Moosewood’s Acorn Squash Soup

Acorn squash soup, Moosewood style.

Acorn squash soup, Moosewood style.

The holiday season has prompted me to rediscover the cookbooks we have at home. My quest for the perfect soup recipe brought me to the Moosewood Cookbook. Published in 1977, this book presents an adaptation of the recipes originally served at the Moosewood Restaurant in Ithaca, New York. The group of people who founded this vegetarian inspired restaurant brought together various recipes from their personal culinary heritage.

I decided to adapt Moosewood’s Curried Squash and Mushroom Soup. In this case, I simply opted to not add sautéed mushrooms and chopped toasted almonds to the soup. I also decided to roast my garlic.

The Moosewood Cookbook.

The Moosewood Cookbook.

Note: since the soup was prepared before the big day, the photo of the finished product does not exactly reflect how it was served.

Ingredients

  •  2 medium acorn squash
  • 1-½ cups of water or chicken or vegetable stock
  • 1 cup of orange juice
  • 2 Tbs. of butter
  • ½ cup of chopped onion
  • 1 or 2 chopped leek
  • 1 clove of crushed garlic
  • ½ tsp. of ground cumin
  • ½ tsp. of coriander
  • ½ tsp. of cinnamon
  • ¾ tsp. of ground ginger
  • ¼ tsp. of dry mustard
  • 1-¼ tsp. of salt
  • Cayenne pepper to taste

Method

  • Half the squash and bake face down in an oiled pan for 30 minutes at 375 °F.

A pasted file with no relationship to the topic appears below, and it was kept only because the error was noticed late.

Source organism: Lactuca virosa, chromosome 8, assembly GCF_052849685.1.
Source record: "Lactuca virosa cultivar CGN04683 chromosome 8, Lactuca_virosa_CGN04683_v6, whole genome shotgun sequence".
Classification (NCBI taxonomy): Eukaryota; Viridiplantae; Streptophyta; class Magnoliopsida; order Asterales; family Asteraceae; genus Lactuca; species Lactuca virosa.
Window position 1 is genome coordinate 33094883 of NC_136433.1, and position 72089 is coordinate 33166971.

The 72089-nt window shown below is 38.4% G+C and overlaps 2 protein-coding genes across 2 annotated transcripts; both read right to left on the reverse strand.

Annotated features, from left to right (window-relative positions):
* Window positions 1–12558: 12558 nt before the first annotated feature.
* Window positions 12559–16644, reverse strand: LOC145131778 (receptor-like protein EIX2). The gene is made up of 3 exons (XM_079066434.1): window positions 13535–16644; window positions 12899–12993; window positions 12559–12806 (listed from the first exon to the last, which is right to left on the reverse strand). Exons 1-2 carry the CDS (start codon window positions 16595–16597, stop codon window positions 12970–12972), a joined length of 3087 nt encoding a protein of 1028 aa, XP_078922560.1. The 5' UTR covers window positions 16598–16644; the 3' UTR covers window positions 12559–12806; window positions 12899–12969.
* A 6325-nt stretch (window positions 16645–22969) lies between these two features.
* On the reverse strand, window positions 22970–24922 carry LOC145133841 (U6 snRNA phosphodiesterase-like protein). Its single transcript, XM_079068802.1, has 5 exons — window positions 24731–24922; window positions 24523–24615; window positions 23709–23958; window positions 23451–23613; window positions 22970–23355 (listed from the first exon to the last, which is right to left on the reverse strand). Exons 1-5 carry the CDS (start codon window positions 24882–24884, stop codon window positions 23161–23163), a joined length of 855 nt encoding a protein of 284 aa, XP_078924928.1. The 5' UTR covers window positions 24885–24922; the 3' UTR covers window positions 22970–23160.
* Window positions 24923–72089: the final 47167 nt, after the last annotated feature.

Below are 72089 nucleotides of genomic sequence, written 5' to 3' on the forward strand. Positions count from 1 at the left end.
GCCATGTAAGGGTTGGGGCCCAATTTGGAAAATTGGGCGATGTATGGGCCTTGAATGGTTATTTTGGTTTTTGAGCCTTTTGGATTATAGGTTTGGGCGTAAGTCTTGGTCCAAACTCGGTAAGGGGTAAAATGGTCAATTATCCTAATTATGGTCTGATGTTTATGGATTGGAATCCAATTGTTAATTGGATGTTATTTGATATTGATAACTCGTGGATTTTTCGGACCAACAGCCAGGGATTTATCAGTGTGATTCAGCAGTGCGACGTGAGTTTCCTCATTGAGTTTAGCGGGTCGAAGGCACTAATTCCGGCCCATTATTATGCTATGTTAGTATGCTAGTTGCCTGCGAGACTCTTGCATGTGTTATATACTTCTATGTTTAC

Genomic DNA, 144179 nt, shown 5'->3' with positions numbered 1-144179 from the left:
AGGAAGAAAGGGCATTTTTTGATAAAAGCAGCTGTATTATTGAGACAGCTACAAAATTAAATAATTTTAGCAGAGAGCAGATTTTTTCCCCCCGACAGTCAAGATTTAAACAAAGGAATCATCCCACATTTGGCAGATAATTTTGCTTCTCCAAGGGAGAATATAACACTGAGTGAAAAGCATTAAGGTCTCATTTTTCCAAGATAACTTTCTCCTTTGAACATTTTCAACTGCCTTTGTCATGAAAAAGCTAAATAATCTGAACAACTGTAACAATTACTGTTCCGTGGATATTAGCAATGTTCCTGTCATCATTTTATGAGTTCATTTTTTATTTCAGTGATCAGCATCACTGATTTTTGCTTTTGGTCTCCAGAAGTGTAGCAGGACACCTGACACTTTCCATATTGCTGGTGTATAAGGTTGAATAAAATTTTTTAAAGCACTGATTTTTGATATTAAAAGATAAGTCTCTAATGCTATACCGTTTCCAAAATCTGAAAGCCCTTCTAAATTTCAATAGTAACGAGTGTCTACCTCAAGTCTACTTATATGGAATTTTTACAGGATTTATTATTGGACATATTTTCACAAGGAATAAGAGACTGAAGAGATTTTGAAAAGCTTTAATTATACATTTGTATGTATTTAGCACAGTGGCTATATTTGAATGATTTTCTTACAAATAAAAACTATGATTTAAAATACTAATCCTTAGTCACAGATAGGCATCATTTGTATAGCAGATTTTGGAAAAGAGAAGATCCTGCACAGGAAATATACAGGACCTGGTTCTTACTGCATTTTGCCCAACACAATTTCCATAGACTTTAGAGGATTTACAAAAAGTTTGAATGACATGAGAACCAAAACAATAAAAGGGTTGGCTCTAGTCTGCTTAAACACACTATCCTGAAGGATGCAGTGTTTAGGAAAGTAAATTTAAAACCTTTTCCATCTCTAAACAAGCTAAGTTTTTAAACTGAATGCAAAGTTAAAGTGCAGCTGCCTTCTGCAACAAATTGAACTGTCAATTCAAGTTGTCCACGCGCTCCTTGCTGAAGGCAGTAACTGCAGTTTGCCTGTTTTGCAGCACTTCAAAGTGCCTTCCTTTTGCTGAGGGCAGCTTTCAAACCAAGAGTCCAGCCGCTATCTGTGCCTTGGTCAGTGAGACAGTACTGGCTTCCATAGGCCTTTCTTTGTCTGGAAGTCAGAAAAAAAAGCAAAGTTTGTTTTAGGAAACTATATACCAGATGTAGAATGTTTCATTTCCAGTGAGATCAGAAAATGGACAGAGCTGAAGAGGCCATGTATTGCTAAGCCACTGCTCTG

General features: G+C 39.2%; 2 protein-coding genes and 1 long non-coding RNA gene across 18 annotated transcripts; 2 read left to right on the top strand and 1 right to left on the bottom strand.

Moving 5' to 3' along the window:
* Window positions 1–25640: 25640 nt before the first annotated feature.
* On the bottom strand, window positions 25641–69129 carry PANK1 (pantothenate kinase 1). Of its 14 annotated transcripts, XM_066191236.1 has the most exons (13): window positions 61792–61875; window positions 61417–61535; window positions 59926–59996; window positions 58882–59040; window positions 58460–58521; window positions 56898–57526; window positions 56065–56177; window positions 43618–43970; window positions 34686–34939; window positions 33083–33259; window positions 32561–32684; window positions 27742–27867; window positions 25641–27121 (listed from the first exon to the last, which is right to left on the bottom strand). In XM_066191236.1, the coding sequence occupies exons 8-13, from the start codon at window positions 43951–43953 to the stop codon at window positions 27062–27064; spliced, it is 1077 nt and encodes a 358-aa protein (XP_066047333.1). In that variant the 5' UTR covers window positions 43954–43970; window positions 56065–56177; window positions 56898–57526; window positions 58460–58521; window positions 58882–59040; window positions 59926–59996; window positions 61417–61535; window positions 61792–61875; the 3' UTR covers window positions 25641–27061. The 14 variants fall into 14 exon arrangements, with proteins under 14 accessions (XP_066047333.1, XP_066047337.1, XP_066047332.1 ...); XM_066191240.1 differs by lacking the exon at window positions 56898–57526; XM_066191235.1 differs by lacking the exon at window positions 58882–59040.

• Cool and scoop out the insides and place in a large stockpot with broth of choice. Add-in spices salt and pepper. Let simmer.
  • In a large frying pan, sauté onions and leeks. Combine to the squash mixture and simmer. After about 30 minutes of simmering, purée squash mixture using a blender or hand blender.
  • Serve topped with a bit of cream, chives or thyme. I also added some Terra vegetable Sticks for just a bit of crunch.

The Book

Moosewood Cookbook
By Mollie Kazan, Ten Speed Press, 227 pages.

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And the Beet Goes On

We can pickle that! Libby's Stovetop Pickled Beets.

We can pickle that! Libby’s Stovetop Pickled Beets.

For the longest time, the process of pickling seemed like something complicated and quite honestly inaccessible. Earlier this year, I asked my Nonna how to go about it. She provided some advice on how to pickle the likes of peppers and mushrooms, but the process kind of ended there since at the time, I had nothing to actually pickle.

Christmas was around the corner and there was a large amount of beets in the fridge. Suddenly, it was all clear: “We can pickle that!”

With Portlandia’s catch phrase in mind, I began searching for pickling recipes. I stumbled upon a simple recipe in Heirloom Cooking with the Brass Sisters. My partner offered the book to me over a year ago but it’s only recently that I’ve been consulting it. The book consists of a compilation of hand written recipes found and collected in yard sales and used bookstores. A true gem.

Washed and ready: beets.

Washed and ready: beets.

Libby’s Stovetop Pickled Beets

The recipe is from Elizabeth Corkery of Groton Massachusetts. The recipe is simple and effective. It has made me confident in my novice pickling skills!

Ingredients

  •  6 to 8 medium sized beets
  • 1 cup of vinegar (250 ML)
  • 2/3 cup of water
  • ½ cup of sugar
  • ¼ tsp. of salt
  • ¼ tsp. of whole cloves (which is about 4 or 5 cloves)
  • 1 cup of sliced onion (a medium sized onion)

Method

  • Wash beets. Leave a bit of the stem; do not trim tails (this will prevent the beets from bleeding hence less of a mess and an elegant presentation). Add beets to a pot of boiling water. Cook for about 35 minutes.